News and insights from our Employment team
Rest periods during working hours
- AuthorLaura Hill
Regulation 12 of the Working Time Regulations 1998 (WTR) requires employers to give employees a rest break of not less than 20 minutes if a worker’s daily working time is more than six hours.
It is important to ensure, therefore, that your business complies with that requirement. The Employment Appeal Tribunal (EAT) held recently that an employer is not entitled to meet the 20 minute rest break requirement by aggregating breaks of a shorter duration.
It was held in Crawford v Network Rail Infrastructure Ltd that allowing an employee to take short five-minute breaks from his work station which would amount to 20 minutes (or even over 20 minutes) over the shift as a whole is not compliant.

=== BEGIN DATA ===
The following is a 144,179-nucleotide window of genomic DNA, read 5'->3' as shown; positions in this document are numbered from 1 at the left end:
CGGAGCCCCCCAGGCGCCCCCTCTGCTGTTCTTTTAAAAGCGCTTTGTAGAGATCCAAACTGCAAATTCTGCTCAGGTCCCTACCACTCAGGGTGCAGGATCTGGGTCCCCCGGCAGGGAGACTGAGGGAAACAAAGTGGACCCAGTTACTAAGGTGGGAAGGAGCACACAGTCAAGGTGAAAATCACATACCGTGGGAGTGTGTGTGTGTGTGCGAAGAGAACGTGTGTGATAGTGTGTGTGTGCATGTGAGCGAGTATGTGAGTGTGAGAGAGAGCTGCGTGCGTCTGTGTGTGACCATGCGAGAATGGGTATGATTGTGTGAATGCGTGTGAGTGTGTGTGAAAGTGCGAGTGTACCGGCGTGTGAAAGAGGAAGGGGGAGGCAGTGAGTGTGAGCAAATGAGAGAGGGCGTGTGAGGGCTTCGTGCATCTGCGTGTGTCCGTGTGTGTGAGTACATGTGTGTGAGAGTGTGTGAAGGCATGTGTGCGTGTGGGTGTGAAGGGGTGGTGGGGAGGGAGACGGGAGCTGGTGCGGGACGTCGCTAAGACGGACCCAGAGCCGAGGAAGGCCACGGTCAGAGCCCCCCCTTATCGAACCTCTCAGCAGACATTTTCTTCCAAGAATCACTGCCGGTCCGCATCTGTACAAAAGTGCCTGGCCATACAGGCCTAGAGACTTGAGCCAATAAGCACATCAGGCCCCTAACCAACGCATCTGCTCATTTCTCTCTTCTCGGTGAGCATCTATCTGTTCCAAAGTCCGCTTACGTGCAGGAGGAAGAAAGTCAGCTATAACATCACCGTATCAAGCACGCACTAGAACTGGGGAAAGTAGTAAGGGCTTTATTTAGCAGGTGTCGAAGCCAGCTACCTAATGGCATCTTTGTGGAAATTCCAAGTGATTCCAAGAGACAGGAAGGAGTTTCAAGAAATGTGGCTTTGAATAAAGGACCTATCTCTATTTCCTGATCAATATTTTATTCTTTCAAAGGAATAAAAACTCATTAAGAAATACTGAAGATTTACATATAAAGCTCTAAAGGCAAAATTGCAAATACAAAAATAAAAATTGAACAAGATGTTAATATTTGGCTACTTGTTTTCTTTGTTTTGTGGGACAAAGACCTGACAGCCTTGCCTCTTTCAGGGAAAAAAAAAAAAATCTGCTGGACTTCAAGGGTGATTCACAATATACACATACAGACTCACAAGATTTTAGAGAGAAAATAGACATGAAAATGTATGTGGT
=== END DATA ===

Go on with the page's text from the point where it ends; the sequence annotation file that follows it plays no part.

The EAT rejected Network Rail’s argument that their system of lots of smaller breaks worked better from a health and safety perspective than a system involving a continuous 20 minute break, adding that it is not open to employers to decide to not comply with the WTR, based on their views as to what health and safety requires.
It was held (following Hughes v The Corps of Commissionaires Management Ltd) that there should be a proper, uninterrupted break from work during a rest period which should last for at least 20 minutes.
It was pointed out in Crawford that in a number of “special cases”, under regulation 21 of the WTR (such as activities linked to agriculture), it is also important that in each period of rest the employee should be “free from work” and should not remain on call for that period of rest.
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